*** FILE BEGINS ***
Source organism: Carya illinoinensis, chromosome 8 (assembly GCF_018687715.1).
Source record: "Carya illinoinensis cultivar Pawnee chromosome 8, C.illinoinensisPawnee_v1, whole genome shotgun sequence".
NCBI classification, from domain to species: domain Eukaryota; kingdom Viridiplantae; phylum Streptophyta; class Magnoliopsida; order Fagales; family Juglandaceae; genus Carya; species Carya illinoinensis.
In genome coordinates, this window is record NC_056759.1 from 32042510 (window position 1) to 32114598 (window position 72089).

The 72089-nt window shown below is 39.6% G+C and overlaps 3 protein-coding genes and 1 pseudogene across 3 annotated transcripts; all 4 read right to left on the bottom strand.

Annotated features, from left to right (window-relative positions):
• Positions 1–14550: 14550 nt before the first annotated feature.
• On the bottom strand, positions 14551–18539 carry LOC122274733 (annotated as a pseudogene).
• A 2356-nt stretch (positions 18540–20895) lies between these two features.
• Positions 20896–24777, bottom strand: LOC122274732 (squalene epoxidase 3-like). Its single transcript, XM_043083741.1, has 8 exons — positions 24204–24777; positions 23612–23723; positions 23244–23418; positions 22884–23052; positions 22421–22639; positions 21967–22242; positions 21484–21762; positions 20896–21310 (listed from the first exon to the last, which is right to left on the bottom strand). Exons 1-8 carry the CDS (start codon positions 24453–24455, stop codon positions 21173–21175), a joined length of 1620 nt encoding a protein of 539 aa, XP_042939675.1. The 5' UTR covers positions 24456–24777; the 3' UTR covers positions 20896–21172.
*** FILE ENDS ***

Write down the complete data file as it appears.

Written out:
Source organism: Carya illinoinensis, chromosome 8 (assembly GCF_018687715.1).
Source record: "Carya illinoinensis cultivar Pawnee chromosome 8, C.illinoinensisPawnee_v1, whole genome shotgun sequence".
NCBI classification, from domain to species: domain Eukaryota; kingdom Viridiplantae; phylum Streptophyta; class Magnoliopsida; order Fagales; family Juglandaceae; genus Carya; species Carya illinoinensis.
In genome coordinates, this window is record NC_056759.1 from 32042510 (window position 1) to 32114598 (window position 72089).

The 72089-nt window shown below is 39.6% G+C and overlaps 3 protein-coding genes and 1 pseudogene across 3 annotated transcripts; all 4 read right to left on the bottom strand.

Annotated features, from left to right (window-relative positions):
• Positions 1–14550: 14550 nt before the first annotated feature.
• On the bottom strand, positions 14551–18539 carry LOC122274733 (annotated as a pseudogene).
• A 2356-nt stretch (positions 18540–20895) lies between these two features.
• Positions 20896–24777, bottom strand: LOC122274732 (squalene epoxidase 3-like). Its single transcript, XM_043083741.1, has 8 exons — positions 24204–24777; positions 23612–23723; positions 23244–23418; positions 22884–23052; positions 22421–22639; positions 21967–22242; positions 21484–21762; positions 20896–21310 (listed from the first exon to the last, which is right to left on the bottom strand). Exons 1-8 carry the CDS (start codon positions 24453–24455, stop codon positions 21173–21175), a joined length of 1620 nt encoding a protein of 539 aa, XP_042939675.1. The 5' UTR covers positions 24456–24777; the 3' UTR covers positions 20896–21172.